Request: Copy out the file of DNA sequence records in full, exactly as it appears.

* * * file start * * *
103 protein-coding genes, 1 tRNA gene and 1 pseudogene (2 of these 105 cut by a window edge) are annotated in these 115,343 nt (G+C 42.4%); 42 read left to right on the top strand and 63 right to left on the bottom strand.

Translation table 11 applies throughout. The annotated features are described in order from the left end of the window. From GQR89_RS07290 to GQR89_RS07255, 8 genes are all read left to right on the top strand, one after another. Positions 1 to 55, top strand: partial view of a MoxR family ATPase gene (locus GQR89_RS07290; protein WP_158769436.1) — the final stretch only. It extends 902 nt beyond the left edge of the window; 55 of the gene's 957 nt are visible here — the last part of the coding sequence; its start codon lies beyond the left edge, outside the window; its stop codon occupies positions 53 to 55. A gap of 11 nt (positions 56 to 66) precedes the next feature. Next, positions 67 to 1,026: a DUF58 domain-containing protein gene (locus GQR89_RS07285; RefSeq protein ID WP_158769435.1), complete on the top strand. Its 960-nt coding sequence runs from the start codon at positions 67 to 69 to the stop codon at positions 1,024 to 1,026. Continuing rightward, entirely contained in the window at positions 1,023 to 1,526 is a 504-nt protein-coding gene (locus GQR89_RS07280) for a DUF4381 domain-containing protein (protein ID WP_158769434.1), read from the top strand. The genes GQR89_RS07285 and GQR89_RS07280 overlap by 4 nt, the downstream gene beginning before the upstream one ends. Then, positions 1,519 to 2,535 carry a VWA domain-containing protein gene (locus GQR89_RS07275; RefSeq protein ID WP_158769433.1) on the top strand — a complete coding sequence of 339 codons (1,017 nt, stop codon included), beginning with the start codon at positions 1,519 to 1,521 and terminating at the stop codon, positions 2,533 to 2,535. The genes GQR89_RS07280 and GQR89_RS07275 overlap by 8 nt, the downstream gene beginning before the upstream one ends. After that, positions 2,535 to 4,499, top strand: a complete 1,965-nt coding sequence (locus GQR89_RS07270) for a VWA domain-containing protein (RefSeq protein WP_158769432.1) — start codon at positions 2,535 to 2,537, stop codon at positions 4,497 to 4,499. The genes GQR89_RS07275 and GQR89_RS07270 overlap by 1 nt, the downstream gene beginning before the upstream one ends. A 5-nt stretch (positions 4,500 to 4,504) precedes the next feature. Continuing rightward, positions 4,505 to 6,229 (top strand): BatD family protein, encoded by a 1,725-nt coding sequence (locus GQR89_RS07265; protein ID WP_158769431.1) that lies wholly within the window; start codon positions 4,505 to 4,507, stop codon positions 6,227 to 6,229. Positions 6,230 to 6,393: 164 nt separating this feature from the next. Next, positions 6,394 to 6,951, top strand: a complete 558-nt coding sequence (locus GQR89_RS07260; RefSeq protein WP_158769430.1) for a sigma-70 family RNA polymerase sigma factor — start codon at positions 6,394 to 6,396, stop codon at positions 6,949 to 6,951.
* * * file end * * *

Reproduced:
103 protein-coding genes, 1 tRNA gene and 1 pseudogene (2 of these 105 cut by a window edge) are annotated in these 115,343 nt (G+C 42.4%); 42 read left to right on the top strand and 63 right to left on the bottom strand.

Translation table 11 applies throughout. The annotated features are described in order from the left end of the window. From GQR89_RS07290 to GQR89_RS07255, 8 genes are all read left to right on the top strand, one after another. Positions 1 to 55, top strand: partial view of a MoxR family ATPase gene (locus GQR89_RS07290; protein WP_158769436.1) — the final stretch only. It extends 902 nt beyond the left edge of the window; 55 of the gene's 957 nt are visible here — the last part of the coding sequence; its start codon lies beyond the left edge, outside the window; its stop codon occupies positions 53 to 55. A gap of 11 nt (positions 56 to 66) precedes the next feature. Next, positions 67 to 1,026: a DUF58 domain-containing protein gene (locus GQR89_RS07285; RefSeq protein ID WP_158769435.1), complete on the top strand. Its 960-nt coding sequence runs from the start codon at positions 67 to 69 to the stop codon at positions 1,024 to 1,026. Continuing rightward, entirely contained in the window at positions 1,023 to 1,526 is a 504-nt protein-coding gene (locus GQR89_RS07280) for a DUF4381 domain-containing protein (protein ID WP_158769434.1), read from the top strand. The genes GQR89_RS07285 and GQR89_RS07280 overlap by 4 nt, the downstream gene beginning before the upstream one ends. Then, positions 1,519 to 2,535 carry a VWA domain-containing protein gene (locus GQR89_RS07275; RefSeq protein ID WP_158769433.1) on the top strand — a complete coding sequence of 339 codons (1,017 nt, stop codon included), beginning with the start codon at positions 1,519 to 1,521 and terminating at the stop codon, positions 2,533 to 2,535. The genes GQR89_RS07280 and GQR89_RS07275 overlap by 8 nt, the downstream gene beginning before the upstream one ends. After that, positions 2,535 to 4,499, top strand: a complete 1,965-nt coding sequence (locus GQR89_RS07270) for a VWA domain-containing protein (RefSeq protein WP_158769432.1) — start codon at positions 2,535 to 2,537, stop codon at positions 4,497 to 4,499. The genes GQR89_RS07275 and GQR89_RS07270 overlap by 1 nt, the downstream gene beginning before the upstream one ends. A 5-nt stretch (positions 4,500 to 4,504) precedes the next feature. Continuing rightward, positions 4,505 to 6,229 (top strand): BatD family protein, encoded by a 1,725-nt coding sequence (locus GQR89_RS07265; protein ID WP_158769431.1) that lies wholly within the window; start codon positions 4,505 to 4,507, stop codon positions 6,227 to 6,229. Positions 6,230 to 6,393: 164 nt separating this feature from the next. Next, positions 6,394 to 6,951, top strand: a complete 558-nt coding sequence (locus GQR89_RS07260; RefSeq protein WP_158769430.1) for a sigma-70 family RNA polymerase sigma factor — start codon at positions 6,394 to 6,396, stop codon at positions 6,949 to 6,951.